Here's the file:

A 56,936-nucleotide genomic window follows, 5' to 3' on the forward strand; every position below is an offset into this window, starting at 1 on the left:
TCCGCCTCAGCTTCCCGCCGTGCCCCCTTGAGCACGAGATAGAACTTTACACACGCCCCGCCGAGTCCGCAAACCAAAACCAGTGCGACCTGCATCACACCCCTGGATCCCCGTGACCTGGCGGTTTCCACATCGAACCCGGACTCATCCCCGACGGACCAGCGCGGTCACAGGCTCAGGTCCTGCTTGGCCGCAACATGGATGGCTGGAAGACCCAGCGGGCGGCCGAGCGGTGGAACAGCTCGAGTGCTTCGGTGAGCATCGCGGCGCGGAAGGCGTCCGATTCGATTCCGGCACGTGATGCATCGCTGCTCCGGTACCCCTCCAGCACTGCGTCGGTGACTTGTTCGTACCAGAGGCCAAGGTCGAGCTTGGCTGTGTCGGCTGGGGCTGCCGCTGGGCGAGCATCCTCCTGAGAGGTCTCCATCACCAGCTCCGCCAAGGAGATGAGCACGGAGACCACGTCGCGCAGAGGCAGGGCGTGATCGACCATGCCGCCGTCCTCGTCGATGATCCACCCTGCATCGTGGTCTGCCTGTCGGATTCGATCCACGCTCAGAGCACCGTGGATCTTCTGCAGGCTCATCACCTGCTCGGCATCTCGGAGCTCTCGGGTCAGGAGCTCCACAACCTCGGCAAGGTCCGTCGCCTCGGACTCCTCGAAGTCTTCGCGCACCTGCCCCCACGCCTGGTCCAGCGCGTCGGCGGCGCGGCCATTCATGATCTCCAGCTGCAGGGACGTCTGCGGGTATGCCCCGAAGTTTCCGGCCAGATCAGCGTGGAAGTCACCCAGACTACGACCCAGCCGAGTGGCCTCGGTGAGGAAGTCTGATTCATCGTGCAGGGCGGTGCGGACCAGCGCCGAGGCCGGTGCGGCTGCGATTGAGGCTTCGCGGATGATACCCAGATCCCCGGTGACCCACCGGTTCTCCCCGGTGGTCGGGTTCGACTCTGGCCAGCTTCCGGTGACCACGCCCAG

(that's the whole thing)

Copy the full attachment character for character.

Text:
A 56,936-nucleotide genomic window follows, 5' to 3' on the forward strand; every position below is an offset into this window, starting at 1 on the left:
TCCGCCTCAGCTTCCCGCCGTGCCCCCTTGAGCACGAGATAGAACTTTACACACGCCCCGCCGAGTCCGCAAACCAAAACCAGTGCGACCTGCATCACACCCCTGGATCCCCGTGACCTGGCGGTTTCCACATCGAACCCGGACTCATCCCCGACGGACCAGCGCGGTCACAGGCTCAGGTCCTGCTTGGCCGCAACATGGATGGCTGGAAGACCCAGCGGGCGGCCGAGCGGTGGAACAGCTCGAGTGCTTCGGTGAGCATCGCGGCGCGGAAGGCGTCCGATTCGATTCCGGCACGTGATGCATCGCTGCTCCGGTACCCCTCCAGCACTGCGTCGGTGACTTGTTCGTACCAGAGGCCAAGGTCGAGCTTGGCTGTGTCGGCTGGGGCTGCCGCTGGGCGAGCATCCTCCTGAGAGGTCTCCATCACCAGCTCCGCCAAGGAGATGAGCACGGAGACCACGTCGCGCAGAGGCAGGGCGTGATCGACCATGCCGCCGTCCTCGTCGATGATCCACCCTGCATCGTGGTCTGCCTGTCGGATTCGATCCACGCTCAGAGCACCGTGGATCTTCTGCAGGCTCATCACCTGCTCGGCATCTCGGAGCTCTCGGGTCAGGAGCTCCACAACCTCGGCAAGGTCCGTCGCCTCGGACTCCTCGAAGTCTTCGCGCACCTGCCCCCACGCCTGGTCCAGCGCGTCGGCGGCGCGGCCATTCATGATCTCCAGCTGCAGGGACGTCTGCGGGTATGCCCCGAAGTTTCCGGCCAGATCAGCGTGGAAGTCACCCAGACTACGACCCAGCCGAGTGGCCTCGGTGAGGAAGTCTGATTCATCGTGCAGGGCGGTGCGGACCAGCGCCGAGGCCGGTGCGGCTGCGATTGAGGCTTCGCGGATGATACCCAGATCCCCGGTGACCCACCGGTTCTCCCCGGTGGTCGGGTTCGACTCTGGCCAGCTTCCGGTGACCACGCCCAG